Pliny the Elder, Natural History (English) (XML Header) [genre: prose] [word count] [Plin. Nat.].
<<Plin. Nat. 32.52 Plin. Nat. 32.53 (Latin) >>Plin. Nat. 32.54


Having now completed our exposition of the properties which belong to the aquatic productions, it would appear by no means foreign to my purpose to give a list of the various animated beings which inhabit the seas; so many as these are in number, of such vast extent, and not only making their way into the interior of the land to a distance of so many miles, but also surrounding the exterior of it to an extent almost equal to that of the world itself. These animals, it is generally considered, embrace one hundred and seventy-six different [Note] species, and it will be my object to set them forth, each by its distinct name, a thing that cannot possibly be done in reference to the terrestrial animals and the birds.

For, in fact, we are by no means acquainted with all the wild beasts or all the birds that are to be found in India, Æthiopia, Scythia, or the desert regions of the earth; and even of man himself there are numerous varieties, which as yet we have been unable [Note] to make ourselves acquainted with. In addition, too, to the various countries above mentioned, we have Taprobane [Note] and other isles of the Ocean, about which so many fabulous stories are related. Surely then, every one must allow that it is quite impossible to comprise every species of animal in one general view for the information of mankind. And yet, by Hercules! in the sea and in the Ocean, vast as it is, there exists nothing that is unknown to us, [Note] and, a truly marvellous fact, it is with those things which Nature has concealed in the deep that we are the best acquainted!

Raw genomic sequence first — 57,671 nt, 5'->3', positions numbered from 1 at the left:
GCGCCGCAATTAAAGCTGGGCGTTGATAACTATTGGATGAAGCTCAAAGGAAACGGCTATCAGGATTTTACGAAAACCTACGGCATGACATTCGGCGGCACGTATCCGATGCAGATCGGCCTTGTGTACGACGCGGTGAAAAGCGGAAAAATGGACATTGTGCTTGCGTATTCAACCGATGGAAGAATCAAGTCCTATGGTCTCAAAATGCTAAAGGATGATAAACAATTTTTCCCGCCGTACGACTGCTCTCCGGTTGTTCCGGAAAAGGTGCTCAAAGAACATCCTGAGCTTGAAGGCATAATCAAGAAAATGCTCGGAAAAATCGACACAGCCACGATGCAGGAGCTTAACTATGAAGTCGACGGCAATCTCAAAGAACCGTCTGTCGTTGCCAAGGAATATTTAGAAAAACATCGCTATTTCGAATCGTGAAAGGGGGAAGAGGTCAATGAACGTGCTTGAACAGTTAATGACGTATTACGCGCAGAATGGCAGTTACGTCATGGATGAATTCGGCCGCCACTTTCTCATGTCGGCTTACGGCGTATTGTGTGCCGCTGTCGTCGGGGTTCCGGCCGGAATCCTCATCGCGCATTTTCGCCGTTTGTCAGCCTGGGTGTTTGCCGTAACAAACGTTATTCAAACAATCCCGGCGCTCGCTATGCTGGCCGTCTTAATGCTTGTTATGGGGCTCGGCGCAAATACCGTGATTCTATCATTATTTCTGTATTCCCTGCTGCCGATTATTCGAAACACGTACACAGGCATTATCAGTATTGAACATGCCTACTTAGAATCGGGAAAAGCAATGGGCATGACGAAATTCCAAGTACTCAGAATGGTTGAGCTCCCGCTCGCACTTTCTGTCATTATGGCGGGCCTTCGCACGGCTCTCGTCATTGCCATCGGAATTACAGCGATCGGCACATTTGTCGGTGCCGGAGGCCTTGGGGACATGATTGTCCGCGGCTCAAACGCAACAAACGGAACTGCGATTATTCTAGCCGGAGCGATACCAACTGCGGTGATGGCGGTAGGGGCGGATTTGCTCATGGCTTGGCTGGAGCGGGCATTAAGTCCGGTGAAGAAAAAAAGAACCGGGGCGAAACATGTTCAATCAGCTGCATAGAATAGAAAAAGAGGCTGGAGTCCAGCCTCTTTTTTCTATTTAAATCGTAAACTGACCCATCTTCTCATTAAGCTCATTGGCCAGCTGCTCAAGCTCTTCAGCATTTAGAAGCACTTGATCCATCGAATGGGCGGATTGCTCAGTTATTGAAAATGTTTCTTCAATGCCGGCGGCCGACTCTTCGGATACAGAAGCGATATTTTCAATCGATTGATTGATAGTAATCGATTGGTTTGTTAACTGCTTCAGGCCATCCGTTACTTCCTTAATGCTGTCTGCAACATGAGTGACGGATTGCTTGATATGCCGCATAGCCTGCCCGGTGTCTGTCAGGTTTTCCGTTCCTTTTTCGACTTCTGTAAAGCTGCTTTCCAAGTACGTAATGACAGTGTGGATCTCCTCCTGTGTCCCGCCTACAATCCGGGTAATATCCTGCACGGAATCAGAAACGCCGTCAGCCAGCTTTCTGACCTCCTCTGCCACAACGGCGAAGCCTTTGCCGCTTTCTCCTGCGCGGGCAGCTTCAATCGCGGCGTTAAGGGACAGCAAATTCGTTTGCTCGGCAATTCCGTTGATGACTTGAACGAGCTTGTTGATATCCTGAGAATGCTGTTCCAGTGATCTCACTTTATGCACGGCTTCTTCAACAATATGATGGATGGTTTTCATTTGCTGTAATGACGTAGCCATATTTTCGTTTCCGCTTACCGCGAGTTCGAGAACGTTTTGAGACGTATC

To begin then with the monsters [Note] that are found in this ele-

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ment. We here find sea-trees, [Note] physeters, [Note] balænæ, [Note] pistrices, [Note] tritons, [Note] nereids, [Note] elephants, [Note] the creatures known as seamen, [Note] sea-wheels, [Note] oreæ, [Note] sea-rams, [Note] musculi, [Note] other fish too with the form of rams, [Note] dolphins, [Note] sea-calves, [Note] so celebrated by Homer, [Note] tortoises [Note] to minister to our luxury, and beavers, so extensively employed in medicine, [Note] to which class belongs the otter, [Note] an animal which we nowhere find frequenting the sea, it being only of the marine animals that we are speaking. There are dog-fish, [Note] also, drinones, [Note] cornutæ, [Note] swordfish, [Note] saw-fish, [Note] hippopotami [Note] and crocodiles, [Note] common to the sea, the land, and the rivers; tunnies [Note] also, thynnides, siluri, [Note] coracini, [Note] and perch, [Note] common to the sea only and to rivers.

To the sea only, belong also the acipenser, [Note] the dorade, [Note] the asellus, [Note] the acharne, [Note] the aphye, [Note] the alopex, [Note] the